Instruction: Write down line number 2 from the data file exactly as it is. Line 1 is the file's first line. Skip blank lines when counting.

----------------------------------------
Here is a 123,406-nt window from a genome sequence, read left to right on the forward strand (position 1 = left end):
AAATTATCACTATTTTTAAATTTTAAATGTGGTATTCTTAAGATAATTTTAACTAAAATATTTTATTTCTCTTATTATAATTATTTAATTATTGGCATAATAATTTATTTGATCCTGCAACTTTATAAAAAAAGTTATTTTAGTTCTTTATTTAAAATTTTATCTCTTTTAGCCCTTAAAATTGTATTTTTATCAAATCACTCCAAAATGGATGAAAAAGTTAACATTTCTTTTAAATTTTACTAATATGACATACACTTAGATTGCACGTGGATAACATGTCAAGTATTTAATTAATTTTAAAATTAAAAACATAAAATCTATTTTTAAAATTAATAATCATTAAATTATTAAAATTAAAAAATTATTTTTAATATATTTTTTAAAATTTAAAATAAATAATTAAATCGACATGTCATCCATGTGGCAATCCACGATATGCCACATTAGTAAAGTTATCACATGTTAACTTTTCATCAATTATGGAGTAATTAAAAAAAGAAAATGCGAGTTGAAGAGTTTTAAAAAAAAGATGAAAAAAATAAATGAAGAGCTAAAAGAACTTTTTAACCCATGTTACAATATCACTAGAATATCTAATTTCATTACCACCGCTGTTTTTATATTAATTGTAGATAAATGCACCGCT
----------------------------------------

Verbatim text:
AAATTATCACTATTTTTAAATTTTAAATGTGGTATTCTTAAGATAATTTTAACTAAAATATTTTATTTCTCTTATTATAATTATTTAATTATTGGCATAATAATTTATTTGATCCTGCAACTTTATAAAAAAAGTTATTTTAGTTCTTTATTTAAAATTTTATCTCTTTTAGCCCTTAAAATTGTATTTTTATCAAATCACTCCAAAATGGATGAAAAAGTTAACATTTCTTTTAAATTTTACTAATATGACATACACTTAGATTGCACGTGGATAACATGTCAAGTATTTAATTAATTTTAAAATTAAAAACATAAAATCTATTTTTAAAATTAATAATCATTAAATTATTAAAATTAAAAAATTATTTTTAATATATTTTTTAAAATTTAAAATAAATAATTAAATCGACATGTCATCCATGTGGCAATCCACGATATGCCACATTAGTAAAGTTATCACATGTTAACTTTTCATCAATTATGGAGTAATTAAAAAAAGAAAATGCGAGTTGAAGAGTTTTAAAAAAAAGATGAAAAAAATAAATGAAGAGCTAAAAGAACTTTTTAACCCATGTTACAATATCACTAGAATATCTAATTTCATTACCACCGCTGTTTTTATATTAATTGTAGATAAATGCACCGCT